What is meaning of strict weak ordering in layman's term? [closed]

I gone through many pages using Google, but not understand exact meaning of Strict-weak Ordering term.

I have this requirement while sorting strings.

closed as off-topic by Namaste, Jack, Daniel W. Farlow, JMP, José Carlos SantosJul 26 '17 at 6:26

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• This should help : stackoverflow.com/questions/979759/… – DollarAkshay Jul 13 at 21:56

This notion, which sounds somewhat like an oxymoron, is not very commonly used in mathematics, but it is in programming. The "strict" just means it is the irreflexive form "$$<$$" of the comparison rather than the reflexive "$$\leq$$". The "weak" means that the absence of both $$a and $$b do not imply that $$a=b$$. However as explained here, the relation that neither $$a nor $$b holds is required to be an equivalence relation. The strict weak ordering then induces a (strict) total ordering on the equivalence classes for this equivalence relation.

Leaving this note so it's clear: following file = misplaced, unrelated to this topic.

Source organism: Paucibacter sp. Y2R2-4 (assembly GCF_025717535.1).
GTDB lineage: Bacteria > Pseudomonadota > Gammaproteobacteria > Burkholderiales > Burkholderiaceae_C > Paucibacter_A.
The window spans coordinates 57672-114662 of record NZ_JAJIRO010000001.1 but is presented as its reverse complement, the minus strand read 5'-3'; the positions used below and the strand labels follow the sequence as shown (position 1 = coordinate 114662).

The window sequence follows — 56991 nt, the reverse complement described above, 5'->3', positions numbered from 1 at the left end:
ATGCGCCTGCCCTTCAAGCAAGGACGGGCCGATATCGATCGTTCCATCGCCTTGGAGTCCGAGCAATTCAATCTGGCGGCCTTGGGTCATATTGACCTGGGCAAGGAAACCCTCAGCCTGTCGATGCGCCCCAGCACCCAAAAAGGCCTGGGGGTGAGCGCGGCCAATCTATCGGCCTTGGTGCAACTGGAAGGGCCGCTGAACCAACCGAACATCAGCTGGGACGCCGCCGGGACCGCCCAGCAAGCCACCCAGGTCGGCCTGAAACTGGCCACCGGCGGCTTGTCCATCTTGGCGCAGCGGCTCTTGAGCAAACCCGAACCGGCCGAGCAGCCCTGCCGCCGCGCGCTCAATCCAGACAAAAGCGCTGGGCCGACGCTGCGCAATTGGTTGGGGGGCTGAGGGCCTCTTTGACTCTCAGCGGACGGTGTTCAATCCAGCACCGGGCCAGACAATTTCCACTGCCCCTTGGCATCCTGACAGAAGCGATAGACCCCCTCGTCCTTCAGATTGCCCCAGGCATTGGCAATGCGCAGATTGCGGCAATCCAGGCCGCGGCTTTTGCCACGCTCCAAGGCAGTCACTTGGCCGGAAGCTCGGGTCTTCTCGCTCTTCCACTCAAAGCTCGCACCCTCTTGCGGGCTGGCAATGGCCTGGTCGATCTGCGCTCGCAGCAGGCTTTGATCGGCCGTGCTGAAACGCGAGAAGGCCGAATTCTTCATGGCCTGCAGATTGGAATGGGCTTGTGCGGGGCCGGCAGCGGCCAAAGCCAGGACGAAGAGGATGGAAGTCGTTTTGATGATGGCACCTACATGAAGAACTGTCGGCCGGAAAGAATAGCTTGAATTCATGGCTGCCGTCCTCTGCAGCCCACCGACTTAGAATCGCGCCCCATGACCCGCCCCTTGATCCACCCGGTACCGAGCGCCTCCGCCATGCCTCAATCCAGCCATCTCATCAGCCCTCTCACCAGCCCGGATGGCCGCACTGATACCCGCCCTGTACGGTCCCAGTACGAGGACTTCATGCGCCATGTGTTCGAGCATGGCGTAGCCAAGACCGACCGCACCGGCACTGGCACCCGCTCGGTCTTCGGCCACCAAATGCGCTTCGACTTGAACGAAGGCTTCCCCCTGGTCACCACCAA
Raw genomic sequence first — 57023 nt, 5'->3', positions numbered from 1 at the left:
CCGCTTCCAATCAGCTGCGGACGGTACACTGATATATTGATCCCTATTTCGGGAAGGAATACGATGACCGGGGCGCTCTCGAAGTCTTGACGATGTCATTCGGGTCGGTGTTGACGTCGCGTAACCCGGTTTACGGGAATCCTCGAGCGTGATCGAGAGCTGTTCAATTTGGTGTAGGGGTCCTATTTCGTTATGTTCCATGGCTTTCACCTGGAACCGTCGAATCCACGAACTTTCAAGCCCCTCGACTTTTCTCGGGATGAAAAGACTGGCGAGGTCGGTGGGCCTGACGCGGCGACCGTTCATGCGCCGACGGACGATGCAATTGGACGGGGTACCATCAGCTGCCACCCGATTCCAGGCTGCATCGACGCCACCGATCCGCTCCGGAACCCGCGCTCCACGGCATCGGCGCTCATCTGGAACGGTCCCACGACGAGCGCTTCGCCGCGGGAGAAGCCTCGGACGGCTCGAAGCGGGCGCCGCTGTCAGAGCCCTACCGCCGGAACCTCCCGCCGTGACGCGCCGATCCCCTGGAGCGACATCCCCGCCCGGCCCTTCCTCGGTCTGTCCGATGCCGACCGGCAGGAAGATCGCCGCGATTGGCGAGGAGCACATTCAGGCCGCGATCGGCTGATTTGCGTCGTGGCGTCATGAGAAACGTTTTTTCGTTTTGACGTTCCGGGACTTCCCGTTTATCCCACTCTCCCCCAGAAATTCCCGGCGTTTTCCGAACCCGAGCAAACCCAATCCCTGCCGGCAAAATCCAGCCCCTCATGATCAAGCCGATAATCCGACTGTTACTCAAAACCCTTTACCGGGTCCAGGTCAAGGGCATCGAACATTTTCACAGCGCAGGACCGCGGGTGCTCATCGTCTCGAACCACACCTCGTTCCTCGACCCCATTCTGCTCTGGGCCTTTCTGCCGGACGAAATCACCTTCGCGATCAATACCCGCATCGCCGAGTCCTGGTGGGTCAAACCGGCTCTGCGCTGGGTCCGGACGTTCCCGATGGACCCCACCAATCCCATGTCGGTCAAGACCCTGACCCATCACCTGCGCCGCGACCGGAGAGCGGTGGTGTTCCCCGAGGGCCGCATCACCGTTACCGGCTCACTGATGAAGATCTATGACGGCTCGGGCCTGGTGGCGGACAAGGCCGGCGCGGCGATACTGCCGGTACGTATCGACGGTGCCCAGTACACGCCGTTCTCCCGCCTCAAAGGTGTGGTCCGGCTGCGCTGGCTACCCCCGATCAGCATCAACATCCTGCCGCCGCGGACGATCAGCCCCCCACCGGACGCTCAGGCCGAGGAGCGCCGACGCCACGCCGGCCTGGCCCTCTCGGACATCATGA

This notion is typically used for relations that are in basically total orderings, but defined using only partial information about the identity of items. For instance if $$a between persons means that $$a$$ has a name that (strictly) precedes the name of $$b$$ alphabetically, then this defines a strict weak order, since different persons may have identical names; the relation of having identical names is an equivalence relation.
One can easily show that for a strict weak ordering "$$<$$", the relation $$a\not is (reflexive and) transitive, so it is a pre-order, and the associated equivalence relation is the same as the one associated above to the strict weak ordering. In fact "$$a\not" is a total pre-order which induces the same total ordering (or maybe it is better to say the opposite ordering, in view of the negation) on its equivalence classes as the strict weak ordering does. I think I just explained that the notions of strict weak ordering and total pre-order are equivalent. The WP article also does a reasonable job explaining this.
• @pranitkothari: As for your comment, I don't quite understand it. The ordering as asked whether $a<b$, and it may answer "yes" or "no". The ordering relation never says "$a=b$", all that it can express is that neither $a<b$ nor $b<a$ hold. – Marc van Leeuwen Nov 29 '13 at 10:14